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Poetry, bookstores in the spotlight this month | Fresh Reads


Last updated 4/14/2019 at Noon

This month, we celebrate both poetry and bookstores.

For the 23rd year, the literary community celebrates National Poetry Month, with its origins in Black History Month and Women’s History Month.

Though, considering our local weather, we’re also reminded of T.S. Eliot’s opening lines from “The Waste Land:” “April is the cruelest month, breeding/Lilacs out of the dead land, mixing/Memory and desire, stirring/Dull roots with spring rain.”

Poetry of all types and eras can provide brief respites from today’s cares and distractions, and just as surely can ignite deep contemplations on why so many matters are out of our hands.

This is true in the Pacific Northwest especially, where our awareness of nature’s rhythms and our place in the landscape combine to create a certain poetic sensitivity. Stop, look around, appreciate and be grateful. That’s what poetry helps us do.

Edmonds Bookshop offers two opportunities to celebrate National Poetry Month.

At noon Saturday, April 13, two notable local poets, Bethany Reid and Karen Whalley, will read from recent work.

Then, during Art Walk Edmonds 5-8 p.m. Thursday, April 18, David Horowitz of Rose Alley Press will make his annual visit and host four other poets and engage the audience with trivia (including prizes!) and witty asides.

Two passings

The focus on poetry this month is an appropriate time to reflect on the lives and work of two of America’s most prominent and accomplished poets, Mary Oliver and W.S. Merwin, who passed away recently.

Each gave utterly of themselves to afford readers true and resonant perceptions, in language that is distinct and elevated and nearly always approachable.

Oliver’s work has a precise focus on nature and time, and her poems and prose are straightforward with clear observation and humble insights. Oliver spent her later life in Provincetown, on Cape Cod, where her daily walks provided much of the observational material she transformed into memorable verse.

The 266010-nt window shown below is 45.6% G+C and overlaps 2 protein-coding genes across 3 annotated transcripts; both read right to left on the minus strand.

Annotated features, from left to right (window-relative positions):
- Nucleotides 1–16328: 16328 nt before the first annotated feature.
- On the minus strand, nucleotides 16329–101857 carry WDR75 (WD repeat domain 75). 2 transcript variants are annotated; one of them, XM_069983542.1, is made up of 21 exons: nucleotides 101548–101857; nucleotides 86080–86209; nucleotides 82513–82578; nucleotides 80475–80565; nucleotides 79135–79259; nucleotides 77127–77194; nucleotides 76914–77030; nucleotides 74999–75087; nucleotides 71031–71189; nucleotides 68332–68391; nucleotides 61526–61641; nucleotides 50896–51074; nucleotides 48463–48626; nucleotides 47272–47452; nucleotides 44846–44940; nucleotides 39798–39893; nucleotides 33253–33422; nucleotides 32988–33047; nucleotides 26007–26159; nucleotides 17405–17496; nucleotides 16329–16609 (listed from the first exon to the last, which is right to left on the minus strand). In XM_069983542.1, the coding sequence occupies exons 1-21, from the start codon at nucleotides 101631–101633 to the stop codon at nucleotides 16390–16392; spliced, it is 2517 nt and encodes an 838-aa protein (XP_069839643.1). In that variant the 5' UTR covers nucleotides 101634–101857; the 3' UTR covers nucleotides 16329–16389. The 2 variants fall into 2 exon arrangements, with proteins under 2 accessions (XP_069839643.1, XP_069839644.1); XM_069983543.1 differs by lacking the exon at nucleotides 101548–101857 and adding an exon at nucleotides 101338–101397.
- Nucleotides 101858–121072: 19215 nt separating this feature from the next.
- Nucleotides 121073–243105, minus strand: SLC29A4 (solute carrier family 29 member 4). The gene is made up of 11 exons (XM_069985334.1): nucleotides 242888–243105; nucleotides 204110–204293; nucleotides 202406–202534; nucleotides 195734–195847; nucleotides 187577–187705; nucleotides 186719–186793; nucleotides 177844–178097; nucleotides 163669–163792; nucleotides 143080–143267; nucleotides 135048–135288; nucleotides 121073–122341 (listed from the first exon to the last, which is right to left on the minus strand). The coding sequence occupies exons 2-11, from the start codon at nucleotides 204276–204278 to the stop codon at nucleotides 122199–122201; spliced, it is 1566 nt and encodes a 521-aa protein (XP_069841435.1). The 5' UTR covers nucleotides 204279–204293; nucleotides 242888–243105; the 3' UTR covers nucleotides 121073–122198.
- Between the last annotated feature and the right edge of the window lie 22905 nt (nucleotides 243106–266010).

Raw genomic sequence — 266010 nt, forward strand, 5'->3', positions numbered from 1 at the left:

Echoes from nature-honoring writers of earlier eras, such as Dickinson, Thoreau and Whitman, can be found in her work.

“Praying,” from “Thirst”

It doesn't have to be

the blue iris, it could be

weeds in a vacant lot, or a few

small stones; just

pay attention, then patch

a few words together and don't try

to make them elaborate, this isn't

a contest but the doorway

into thanks, and a silence in which

another voice may speak.

W.S. Merwin spent the last decades of his life on his beloved 18-acre palm restoration site on Maui, composing poems by morning, cultivating his palm forest in the afternoon, and returning to his notebooks in the evening.

His bibliography spans 65 years, from early formal works to translations from a number of old and modern languages, to poetry of protest, to later works that seem to spring whole is his oracular voice.

I was fortunate to spend time with Merwin when Copper Canyon Press became his publisher, and there is no hero of mine to whom I felt closer.

“The Other House,” from “Garden Time”

I come back again to the old house

that I thought I knew for most of a lifetime

the house I reclaimed from abandon and ruin

and that I called my home at times when I was here

and at times when I was somewhere far from here

this time I have not come to reclaim anything

but to move nothing and to touch nothing

as though I were a ghost or here in a dream

and I know it is a dream that has no age

in this dream the same river is still here

the house is the old house and I am here in the morning

in the sunlight and the same bird is singing

Seattle Independent Bookstore Day

On Saturday April 27, for the fifth year, 21 Seattle-area bookstores (with a total of 26 locations) will host all-day parties, with snacks, gifts, deals and author appearances, as hundreds of readers will journey from store to store in the quest to fulfill the passport challenge.

Obtain three passport stamps during the day from participating stores and receive a coupon for a 30% discount on one book at any participating store. Fill out the whole passport by visiting each store (or one branch of multilocation stores) and be crowned a grand champion, earning a year-long 25% books-only discount from all participating stores.

From Lynnwood to Burien and Bremerton to Redmond, independent bookstores will be celebrating books and readers and strengthening their communities in the process.

Edmonds Bookshop will feature literary fortune cookies and tattoos, as well as “Blind Date With a Book.” For more information, go to seattlebookstoreday.com.

David Brewster is co-owner of Edmonds Bookshop.


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